I’m always trying to keeps things simple in the studio (and in life) but here’s an instance where my efforts were kind of backfiring. For the past 5 years or so, I’ve insisted on rolling out all my slabs the old fashioned way – with rolling pins. The problem is, this is difficult to do without a lot of patience (which I don’t always have). I knew if I wanted to enjoy making vessels it was time to invest in a slab roller. I don’t have much space in the studio and they typically require 8 to 10 square feet. I’d seen table top versions but they seemed kind of cheap. Then, I came across one on Etsy that looked pretty good so I bought it. https://www.etsy.com/listing/449252632
So far, I’m very impressed. It was designed by the husband of a potter who was dealing with some of the same challenges. It’s well constructed of steel and wood (no plastics) and, although it required some assembly, the instructions were clear. The only flaw with this roller is that there should be measurements near the adjustment knobs. I printed out rulers and taped them on.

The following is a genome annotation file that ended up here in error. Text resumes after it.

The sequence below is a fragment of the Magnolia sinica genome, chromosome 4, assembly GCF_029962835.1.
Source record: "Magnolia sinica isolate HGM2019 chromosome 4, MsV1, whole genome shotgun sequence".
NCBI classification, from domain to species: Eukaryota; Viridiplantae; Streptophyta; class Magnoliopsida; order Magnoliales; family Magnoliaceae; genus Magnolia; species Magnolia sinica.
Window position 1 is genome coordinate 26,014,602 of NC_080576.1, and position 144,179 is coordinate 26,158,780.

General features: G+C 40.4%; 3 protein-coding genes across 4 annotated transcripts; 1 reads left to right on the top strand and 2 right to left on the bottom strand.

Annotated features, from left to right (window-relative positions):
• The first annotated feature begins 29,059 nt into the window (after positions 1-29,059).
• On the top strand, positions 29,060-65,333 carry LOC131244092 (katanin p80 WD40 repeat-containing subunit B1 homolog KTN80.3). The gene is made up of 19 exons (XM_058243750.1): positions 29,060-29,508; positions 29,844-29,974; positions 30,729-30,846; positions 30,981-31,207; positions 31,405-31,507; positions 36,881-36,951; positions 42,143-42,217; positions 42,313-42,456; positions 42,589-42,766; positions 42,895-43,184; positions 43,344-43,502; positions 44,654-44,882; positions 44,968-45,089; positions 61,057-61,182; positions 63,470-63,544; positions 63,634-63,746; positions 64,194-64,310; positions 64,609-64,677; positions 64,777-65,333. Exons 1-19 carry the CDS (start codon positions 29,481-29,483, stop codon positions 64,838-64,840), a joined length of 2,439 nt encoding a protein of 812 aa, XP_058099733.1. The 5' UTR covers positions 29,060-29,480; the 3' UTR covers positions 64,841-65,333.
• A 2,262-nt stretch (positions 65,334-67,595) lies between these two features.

Everything went smoothly at first. I build the cups, painted the sides with underglaze, and carved my coffee beans. Then I made the mistake of attaching the handles at two points. My clay body is not very forgiving and all the handles broke. I managed to scrape them off but it’s kind of odd having tea cups decorated with coffee beans. I did make one cup with a different handle design that works as a mug but I’m still exploring other ideas. It’s so nice to be making vessels again 🙂
This past month I’ve focused alot of attention on testing glazes. I’m still not entirely comfortable with using colored glazes on my tiles and vessels. But this is the year of conquering my fears so I think it’s time to start addressing the issue.
My biggest problem with colored glazes is their unpredictable nature. This can sometimes lead to nice surprises but more often than not, I’ve been disappointed by them. The most common problem: they obscure details. When one has worked hours on carving or sculpting a piece, it’s a drag to see a glaze smother the effort.